I just spent two long paragraphs describing the difference between these two people. A shorthand would be useful, if I can find one that doesn't become problematic. I've occasionally been saying "severe autism" and "mild autism" as an alternative to "high and low functioning," but is that actually better? Is there a better way of describing it? Is there anything about the long-form description I just gave that is actually horrible without me realizing it? I want to be sensitive and I want to use language that reflects that, but sometimes it feels like a game of "gotcha" where folks are just waiting for you to use the wrong word so they can jump in and correct you, and it gets a little exhausting.
Interested in hearing perspectives.
Interesting day with my respite client. I've spoken here before about his love of cups, and his family's unfortunate habit of leaving trash all around the yard which he treats as a scavenger hunt. At least once, he's found a fast-food cup in the yard and taken a swig of God knows what horrible sludge before I could stop him, so I got to deal with him throwing up for the rest of the day, which was exactly as much fun as it sounds.
I spoke to my agency supervisor about it at one point; it was getting to the point where I was very close to deciding that I couldn't continue to be responsible for this person if they were going to continue leaving such an obvious safety issue unaddressed, and it's also not my job to clean their entire yard for them every time I come over. She spoke to the father, and it must've gotten through a little bit, because he did seem to be making more of an effort for a while.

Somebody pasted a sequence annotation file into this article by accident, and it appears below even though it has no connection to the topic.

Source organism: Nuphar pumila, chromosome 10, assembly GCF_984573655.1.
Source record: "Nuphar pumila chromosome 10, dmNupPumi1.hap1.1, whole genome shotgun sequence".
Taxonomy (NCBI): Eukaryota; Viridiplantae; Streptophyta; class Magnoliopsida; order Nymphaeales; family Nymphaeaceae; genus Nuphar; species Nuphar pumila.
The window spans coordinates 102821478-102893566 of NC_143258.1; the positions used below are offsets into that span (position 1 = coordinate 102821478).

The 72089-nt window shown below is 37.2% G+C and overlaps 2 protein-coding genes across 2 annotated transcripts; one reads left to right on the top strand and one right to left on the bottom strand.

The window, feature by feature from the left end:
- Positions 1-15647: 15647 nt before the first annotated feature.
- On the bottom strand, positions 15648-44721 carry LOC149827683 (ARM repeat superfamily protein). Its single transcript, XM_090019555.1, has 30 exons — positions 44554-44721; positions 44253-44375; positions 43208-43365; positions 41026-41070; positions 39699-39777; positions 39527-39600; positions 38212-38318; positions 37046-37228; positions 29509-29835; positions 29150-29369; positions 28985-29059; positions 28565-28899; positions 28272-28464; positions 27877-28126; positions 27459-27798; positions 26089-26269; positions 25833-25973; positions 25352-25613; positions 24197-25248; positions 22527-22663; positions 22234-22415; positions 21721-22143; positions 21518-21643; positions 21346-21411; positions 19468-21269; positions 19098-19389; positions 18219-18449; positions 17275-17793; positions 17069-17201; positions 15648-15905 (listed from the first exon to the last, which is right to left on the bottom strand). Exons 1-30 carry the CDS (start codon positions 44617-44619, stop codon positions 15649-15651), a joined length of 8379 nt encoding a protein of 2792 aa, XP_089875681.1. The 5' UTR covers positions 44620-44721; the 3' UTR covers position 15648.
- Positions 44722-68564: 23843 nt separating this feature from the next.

It's been slipping over time again, though, and today coming in from a car ride he discovered a foam Sonic cup with ants crawling all over it. This time, though, when I told him, "that's nasty, let's throw it in the trash," he listened to me. "Cup trash, cup trash, cup trash." He handed it to me and let me throw it in the trash. Any other time that I've tried something like that, he's become very agitated about the fact that someone is trying to take his new toy that he just found.
How awesome! A breakthrough!
Except of course that nothing's ever that simple, ha ha. Because now instead of wanting to go over the entire yard like an Easter egg hunt looking for "toys" and probably get sick or bitten by ants, he wanted to go searching for more things to throw into the trash. Including several things that were NOT trash and did NOT need to go in there. And then when I finally got him inside, he went to the sink where he spends most of his time and gathered up all his cups, which were clean and perfectly fine for him to play with, and threw them in the trash. And then wanted to make a circuit over the whole house and find anything that vaguely looked like a cup and throw it in the trash.
So while on the one hand it's certainly easier behavior to deal with than drinking ant-filled mystery sludge, and it's endearing that he's suddenly so eager to please, it's still not exactly ideal. Baby steps, I suppose. (-:
IPost about the person he's helping